Few things have been more confusing to traders in the last few weeks than the action in the bond market. With the USA on the verge of a near default and QE2 now over, there are few investors who would have thought that bonds would be an outperforming asset class. Even bond market “gurus” said: “Who will buy Treasuries when the Fed doesn’t?”
I’ve pointed out most of these misconceptions about U.S. government debt in real-time and why QE2 was never a “funding” source for government spending, debt monetization, etc. The debt ceiling debate is no exception. It’s been another charade with all the usual players spreading fallacies about the American monetary system. (If you’ve noticed a bit of frustration in my writing lately it is due to the disgust resulting from the way this entire thing has been handled by our politicians AND the media. Don’t worry, I’ll get over it!).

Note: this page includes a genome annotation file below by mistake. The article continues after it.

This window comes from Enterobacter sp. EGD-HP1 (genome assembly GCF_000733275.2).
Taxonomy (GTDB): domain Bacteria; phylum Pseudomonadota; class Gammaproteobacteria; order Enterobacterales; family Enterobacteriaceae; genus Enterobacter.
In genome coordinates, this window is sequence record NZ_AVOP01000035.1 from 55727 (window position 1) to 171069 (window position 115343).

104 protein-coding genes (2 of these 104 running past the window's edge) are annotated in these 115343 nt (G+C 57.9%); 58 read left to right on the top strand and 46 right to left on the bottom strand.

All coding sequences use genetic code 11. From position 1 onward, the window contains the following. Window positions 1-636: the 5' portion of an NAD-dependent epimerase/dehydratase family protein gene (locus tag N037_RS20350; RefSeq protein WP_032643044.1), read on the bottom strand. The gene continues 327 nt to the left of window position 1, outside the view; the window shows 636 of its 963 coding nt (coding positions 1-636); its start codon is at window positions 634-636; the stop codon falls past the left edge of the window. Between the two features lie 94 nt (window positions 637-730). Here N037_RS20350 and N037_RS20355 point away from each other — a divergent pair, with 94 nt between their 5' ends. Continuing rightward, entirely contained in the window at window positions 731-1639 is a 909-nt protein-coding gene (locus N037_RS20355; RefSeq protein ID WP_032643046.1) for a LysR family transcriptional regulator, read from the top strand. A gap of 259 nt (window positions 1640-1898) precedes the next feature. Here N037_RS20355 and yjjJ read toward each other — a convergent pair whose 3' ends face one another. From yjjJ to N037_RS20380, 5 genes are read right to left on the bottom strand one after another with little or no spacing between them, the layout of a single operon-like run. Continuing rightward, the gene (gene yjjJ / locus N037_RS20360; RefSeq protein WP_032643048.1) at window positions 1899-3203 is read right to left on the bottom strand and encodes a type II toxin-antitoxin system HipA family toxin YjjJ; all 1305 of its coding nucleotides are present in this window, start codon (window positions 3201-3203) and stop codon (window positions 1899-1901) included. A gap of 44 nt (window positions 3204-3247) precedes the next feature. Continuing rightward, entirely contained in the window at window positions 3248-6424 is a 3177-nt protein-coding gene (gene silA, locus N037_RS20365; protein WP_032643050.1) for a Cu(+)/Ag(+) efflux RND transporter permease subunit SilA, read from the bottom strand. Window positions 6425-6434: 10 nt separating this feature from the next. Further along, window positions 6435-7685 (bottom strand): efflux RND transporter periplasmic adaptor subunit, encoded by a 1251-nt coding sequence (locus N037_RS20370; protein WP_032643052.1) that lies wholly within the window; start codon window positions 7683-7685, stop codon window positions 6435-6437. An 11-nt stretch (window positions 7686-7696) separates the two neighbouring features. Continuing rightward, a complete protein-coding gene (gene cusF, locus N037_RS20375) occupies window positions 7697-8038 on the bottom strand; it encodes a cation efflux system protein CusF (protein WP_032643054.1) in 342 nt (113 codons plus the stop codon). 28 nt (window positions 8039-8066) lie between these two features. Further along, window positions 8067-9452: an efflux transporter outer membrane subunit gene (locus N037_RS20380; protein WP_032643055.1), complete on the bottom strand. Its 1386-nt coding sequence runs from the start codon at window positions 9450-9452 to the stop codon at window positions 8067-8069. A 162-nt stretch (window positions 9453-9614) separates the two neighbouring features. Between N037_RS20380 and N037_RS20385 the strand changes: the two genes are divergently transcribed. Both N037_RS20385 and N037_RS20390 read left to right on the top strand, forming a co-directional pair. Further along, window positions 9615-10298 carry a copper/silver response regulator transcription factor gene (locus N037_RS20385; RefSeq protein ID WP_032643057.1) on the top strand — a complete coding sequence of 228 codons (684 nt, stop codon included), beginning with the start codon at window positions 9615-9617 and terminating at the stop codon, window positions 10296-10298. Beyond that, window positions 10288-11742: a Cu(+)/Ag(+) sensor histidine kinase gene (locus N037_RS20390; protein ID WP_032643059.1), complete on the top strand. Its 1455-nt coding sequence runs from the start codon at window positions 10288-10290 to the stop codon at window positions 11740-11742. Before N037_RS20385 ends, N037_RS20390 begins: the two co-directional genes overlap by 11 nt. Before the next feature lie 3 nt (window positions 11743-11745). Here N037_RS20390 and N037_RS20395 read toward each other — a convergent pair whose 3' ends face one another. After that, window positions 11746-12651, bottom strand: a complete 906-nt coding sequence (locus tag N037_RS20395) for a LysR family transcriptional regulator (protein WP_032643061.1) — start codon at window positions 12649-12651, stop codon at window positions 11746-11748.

The bond market was never worried about U.S. default or the end of QE2 because that’s not what the bond market takes its cues from. The bond market takes its cues from the Fed. And the Fed takes its cues from the economy. The simple message coming from the debt ceiling debacle has not been one of insolvency. Only the media and the fearmongerers were focused on an actual insolvency. The real story here was always the impact of the debt ceiling outcome on the real economy. And the bond market’s message has been loud and clear. Bond traders think this deal stinks for the economy and what they see is an anemic economy. It’s that simple.
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